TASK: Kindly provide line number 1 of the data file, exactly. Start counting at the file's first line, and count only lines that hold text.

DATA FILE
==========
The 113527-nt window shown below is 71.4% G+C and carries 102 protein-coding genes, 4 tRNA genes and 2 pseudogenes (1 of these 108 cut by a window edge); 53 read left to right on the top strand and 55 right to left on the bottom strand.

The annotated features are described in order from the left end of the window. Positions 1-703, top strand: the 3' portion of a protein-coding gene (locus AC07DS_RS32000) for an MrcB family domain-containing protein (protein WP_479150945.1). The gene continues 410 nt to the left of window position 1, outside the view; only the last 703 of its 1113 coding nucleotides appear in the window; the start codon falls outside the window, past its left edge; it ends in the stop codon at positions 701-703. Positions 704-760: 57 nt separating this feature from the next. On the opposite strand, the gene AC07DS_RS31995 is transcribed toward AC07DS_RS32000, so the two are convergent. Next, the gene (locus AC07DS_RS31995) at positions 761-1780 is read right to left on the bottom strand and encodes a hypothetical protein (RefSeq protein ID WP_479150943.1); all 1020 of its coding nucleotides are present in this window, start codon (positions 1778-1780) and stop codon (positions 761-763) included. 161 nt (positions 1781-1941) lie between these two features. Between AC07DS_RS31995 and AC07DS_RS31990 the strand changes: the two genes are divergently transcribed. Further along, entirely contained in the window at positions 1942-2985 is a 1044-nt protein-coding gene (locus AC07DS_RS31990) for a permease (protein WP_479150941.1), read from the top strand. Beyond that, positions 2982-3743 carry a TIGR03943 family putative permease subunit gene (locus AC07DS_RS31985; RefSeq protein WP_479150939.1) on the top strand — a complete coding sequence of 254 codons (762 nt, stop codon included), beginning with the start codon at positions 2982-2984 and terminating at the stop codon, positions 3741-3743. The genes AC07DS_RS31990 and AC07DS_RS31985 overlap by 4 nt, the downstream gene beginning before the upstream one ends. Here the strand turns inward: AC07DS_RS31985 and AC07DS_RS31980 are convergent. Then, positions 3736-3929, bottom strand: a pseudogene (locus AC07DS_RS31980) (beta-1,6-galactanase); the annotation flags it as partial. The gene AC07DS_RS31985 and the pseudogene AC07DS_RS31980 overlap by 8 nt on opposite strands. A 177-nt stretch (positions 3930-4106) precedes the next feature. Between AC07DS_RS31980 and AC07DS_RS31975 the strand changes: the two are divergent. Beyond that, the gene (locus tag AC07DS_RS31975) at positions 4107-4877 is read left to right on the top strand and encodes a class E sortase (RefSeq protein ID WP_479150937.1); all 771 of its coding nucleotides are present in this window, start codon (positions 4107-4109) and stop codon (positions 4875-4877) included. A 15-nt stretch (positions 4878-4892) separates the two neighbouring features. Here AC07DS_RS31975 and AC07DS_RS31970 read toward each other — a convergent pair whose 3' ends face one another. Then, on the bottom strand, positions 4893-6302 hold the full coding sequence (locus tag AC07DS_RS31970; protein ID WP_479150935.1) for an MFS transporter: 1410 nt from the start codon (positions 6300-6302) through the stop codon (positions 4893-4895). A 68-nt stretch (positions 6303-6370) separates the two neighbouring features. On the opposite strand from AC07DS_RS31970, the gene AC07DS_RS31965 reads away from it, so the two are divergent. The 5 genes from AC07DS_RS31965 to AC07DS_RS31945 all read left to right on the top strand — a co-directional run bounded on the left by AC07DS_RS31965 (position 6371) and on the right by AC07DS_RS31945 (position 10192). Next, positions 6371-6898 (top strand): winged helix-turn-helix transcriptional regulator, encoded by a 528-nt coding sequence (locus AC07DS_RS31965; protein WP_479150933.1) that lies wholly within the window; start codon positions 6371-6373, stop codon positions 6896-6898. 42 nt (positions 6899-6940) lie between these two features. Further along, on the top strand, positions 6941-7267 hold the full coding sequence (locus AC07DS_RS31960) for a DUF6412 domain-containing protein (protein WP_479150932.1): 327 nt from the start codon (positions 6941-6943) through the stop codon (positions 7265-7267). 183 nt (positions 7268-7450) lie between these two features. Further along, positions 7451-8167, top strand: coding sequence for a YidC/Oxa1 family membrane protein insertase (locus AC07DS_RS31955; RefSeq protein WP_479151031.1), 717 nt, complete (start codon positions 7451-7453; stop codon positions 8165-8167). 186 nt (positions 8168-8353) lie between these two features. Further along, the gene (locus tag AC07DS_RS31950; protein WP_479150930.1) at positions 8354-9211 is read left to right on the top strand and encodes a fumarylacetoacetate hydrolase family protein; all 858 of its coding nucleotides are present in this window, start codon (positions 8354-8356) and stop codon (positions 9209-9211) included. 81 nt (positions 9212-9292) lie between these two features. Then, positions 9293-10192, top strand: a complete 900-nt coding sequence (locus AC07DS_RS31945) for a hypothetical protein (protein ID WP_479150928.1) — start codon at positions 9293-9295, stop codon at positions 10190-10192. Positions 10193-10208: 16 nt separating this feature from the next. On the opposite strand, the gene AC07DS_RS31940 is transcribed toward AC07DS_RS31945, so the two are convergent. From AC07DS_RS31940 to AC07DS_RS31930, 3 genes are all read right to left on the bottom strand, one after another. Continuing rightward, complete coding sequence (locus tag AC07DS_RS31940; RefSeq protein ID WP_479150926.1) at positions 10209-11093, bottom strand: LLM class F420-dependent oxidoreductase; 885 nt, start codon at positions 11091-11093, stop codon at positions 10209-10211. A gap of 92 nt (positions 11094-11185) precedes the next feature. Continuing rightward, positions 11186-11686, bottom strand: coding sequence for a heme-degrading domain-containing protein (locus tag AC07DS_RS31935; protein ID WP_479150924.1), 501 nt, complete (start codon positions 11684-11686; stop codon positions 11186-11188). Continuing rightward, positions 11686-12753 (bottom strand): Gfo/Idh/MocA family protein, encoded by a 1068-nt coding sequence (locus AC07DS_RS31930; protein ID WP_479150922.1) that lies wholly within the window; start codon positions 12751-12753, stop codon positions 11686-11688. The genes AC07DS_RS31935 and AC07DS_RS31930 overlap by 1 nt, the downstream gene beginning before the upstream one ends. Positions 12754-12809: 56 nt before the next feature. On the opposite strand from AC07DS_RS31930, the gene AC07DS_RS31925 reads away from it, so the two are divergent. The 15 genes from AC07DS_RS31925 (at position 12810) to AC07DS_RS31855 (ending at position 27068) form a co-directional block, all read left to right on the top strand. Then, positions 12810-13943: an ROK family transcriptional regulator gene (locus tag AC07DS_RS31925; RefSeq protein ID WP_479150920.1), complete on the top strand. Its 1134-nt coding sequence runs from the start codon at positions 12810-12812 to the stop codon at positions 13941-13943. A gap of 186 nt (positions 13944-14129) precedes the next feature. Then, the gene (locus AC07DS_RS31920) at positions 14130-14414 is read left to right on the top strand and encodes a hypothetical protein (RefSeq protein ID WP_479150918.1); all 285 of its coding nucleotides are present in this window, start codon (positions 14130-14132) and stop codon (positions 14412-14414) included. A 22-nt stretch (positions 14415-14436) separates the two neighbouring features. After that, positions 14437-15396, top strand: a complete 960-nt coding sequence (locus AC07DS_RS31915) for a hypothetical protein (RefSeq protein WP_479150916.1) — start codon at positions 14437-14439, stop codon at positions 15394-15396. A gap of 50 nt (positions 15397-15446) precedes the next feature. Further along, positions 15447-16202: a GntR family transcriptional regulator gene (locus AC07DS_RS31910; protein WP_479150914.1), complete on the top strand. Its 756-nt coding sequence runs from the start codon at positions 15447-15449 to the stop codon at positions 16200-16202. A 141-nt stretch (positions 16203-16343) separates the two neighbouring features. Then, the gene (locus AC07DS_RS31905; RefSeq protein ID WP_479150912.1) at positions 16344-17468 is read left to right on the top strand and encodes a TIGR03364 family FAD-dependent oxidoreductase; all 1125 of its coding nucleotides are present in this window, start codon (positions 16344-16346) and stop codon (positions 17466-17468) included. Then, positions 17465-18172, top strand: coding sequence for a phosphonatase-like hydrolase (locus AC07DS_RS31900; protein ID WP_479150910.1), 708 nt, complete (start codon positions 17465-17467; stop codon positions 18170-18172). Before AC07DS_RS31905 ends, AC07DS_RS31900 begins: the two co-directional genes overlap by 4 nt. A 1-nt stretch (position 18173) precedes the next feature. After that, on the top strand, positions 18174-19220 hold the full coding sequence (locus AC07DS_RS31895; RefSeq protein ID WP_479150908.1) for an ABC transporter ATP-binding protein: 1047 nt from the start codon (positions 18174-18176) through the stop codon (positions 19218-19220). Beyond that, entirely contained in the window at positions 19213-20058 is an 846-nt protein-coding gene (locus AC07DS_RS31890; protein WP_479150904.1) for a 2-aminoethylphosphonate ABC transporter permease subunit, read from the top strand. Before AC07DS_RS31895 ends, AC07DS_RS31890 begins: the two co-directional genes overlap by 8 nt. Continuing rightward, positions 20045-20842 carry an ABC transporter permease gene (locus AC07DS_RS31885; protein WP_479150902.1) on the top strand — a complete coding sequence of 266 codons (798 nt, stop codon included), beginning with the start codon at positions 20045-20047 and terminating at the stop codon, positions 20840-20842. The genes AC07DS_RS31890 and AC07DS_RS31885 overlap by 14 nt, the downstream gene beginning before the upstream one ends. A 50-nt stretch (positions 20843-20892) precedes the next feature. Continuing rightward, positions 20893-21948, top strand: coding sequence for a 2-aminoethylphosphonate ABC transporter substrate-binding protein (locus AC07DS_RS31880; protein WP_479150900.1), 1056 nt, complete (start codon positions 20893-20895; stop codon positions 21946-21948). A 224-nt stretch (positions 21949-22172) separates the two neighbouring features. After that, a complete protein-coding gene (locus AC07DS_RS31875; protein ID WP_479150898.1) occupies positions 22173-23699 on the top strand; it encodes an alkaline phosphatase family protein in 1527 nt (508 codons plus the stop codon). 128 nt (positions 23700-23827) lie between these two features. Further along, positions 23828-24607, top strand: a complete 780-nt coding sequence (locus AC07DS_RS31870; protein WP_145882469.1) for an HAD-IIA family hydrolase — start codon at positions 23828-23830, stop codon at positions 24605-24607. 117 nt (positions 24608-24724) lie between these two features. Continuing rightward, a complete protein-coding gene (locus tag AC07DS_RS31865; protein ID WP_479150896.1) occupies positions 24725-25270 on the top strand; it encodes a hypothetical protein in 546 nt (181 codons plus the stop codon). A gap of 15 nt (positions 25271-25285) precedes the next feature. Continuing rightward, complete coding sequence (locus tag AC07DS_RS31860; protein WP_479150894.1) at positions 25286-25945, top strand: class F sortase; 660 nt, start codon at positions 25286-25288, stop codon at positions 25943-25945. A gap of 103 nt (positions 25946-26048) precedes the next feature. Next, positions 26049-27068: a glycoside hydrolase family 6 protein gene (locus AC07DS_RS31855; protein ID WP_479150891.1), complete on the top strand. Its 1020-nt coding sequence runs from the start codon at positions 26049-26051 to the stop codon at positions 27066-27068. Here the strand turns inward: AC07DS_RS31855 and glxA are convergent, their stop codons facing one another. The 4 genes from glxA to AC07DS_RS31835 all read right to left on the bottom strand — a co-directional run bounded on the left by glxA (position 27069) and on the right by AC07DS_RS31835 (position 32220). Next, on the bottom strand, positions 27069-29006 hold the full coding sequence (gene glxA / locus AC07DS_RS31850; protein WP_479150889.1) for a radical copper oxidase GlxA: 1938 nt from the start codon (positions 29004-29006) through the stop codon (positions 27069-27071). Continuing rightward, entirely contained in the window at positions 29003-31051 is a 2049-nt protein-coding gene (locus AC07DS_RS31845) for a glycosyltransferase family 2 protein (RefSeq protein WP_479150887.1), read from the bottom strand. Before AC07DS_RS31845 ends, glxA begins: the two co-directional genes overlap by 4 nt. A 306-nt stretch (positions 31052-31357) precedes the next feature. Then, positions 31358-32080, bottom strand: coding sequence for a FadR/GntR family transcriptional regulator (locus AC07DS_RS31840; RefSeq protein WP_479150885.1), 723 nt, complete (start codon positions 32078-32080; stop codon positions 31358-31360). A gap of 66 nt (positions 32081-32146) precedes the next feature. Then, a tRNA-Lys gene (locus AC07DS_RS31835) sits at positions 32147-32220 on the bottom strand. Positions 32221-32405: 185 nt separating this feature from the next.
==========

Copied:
The 113527-nt window shown below is 71.4% G+C and carries 102 protein-coding genes, 4 tRNA genes and 2 pseudogenes (1 of these 108 cut by a window edge); 53 read left to right on the top strand and 55 right to left on the bottom strand.